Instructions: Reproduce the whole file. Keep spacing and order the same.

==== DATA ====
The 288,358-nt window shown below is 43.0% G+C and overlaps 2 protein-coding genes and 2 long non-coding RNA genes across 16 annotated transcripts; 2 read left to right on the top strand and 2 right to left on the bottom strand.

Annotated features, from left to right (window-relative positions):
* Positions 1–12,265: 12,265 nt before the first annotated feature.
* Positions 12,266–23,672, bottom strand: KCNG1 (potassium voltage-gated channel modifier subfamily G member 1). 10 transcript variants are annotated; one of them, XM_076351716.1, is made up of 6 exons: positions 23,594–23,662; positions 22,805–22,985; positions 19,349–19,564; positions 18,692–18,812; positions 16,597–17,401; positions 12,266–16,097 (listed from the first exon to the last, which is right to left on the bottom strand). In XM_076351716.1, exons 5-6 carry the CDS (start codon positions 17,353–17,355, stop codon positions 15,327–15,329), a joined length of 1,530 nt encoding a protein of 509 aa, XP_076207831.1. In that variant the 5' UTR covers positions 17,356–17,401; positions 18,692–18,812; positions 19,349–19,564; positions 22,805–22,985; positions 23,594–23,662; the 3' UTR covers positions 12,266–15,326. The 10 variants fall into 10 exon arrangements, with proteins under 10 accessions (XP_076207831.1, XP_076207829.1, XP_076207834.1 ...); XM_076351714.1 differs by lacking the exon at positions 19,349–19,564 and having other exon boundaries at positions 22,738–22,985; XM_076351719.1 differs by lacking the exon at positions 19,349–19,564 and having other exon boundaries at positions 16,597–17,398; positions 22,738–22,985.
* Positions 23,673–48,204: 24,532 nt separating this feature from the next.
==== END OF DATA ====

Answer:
The 288,358-nt window shown below is 43.0% G+C and overlaps 2 protein-coding genes and 2 long non-coding RNA genes across 16 annotated transcripts; 2 read left to right on the top strand and 2 right to left on the bottom strand.

Annotated features, from left to right (window-relative positions):
* Positions 1–12,265: 12,265 nt before the first annotated feature.
* Positions 12,266–23,672, bottom strand: KCNG1 (potassium voltage-gated channel modifier subfamily G member 1). 10 transcript variants are annotated; one of them, XM_076351716.1, is made up of 6 exons: positions 23,594–23,662; positions 22,805–22,985; positions 19,349–19,564; positions 18,692–18,812; positions 16,597–17,401; positions 12,266–16,097 (listed from the first exon to the last, which is right to left on the bottom strand). In XM_076351716.1, exons 5-6 carry the CDS (start codon positions 17,353–17,355, stop codon positions 15,327–15,329), a joined length of 1,530 nt encoding a protein of 509 aa, XP_076207831.1. In that variant the 5' UTR covers positions 17,356–17,401; positions 18,692–18,812; positions 19,349–19,564; positions 22,805–22,985; positions 23,594–23,662; the 3' UTR covers positions 12,266–15,326. The 10 variants fall into 10 exon arrangements, with proteins under 10 accessions (XP_076207831.1, XP_076207829.1, XP_076207834.1 ...); XM_076351714.1 differs by lacking the exon at positions 19,349–19,564 and having other exon boundaries at positions 22,738–22,985; XM_076351719.1 differs by lacking the exon at positions 19,349–19,564 and having other exon boundaries at positions 16,597–17,398; positions 22,738–22,985.
* Positions 23,673–48,204: 24,532 nt separating this feature from the next.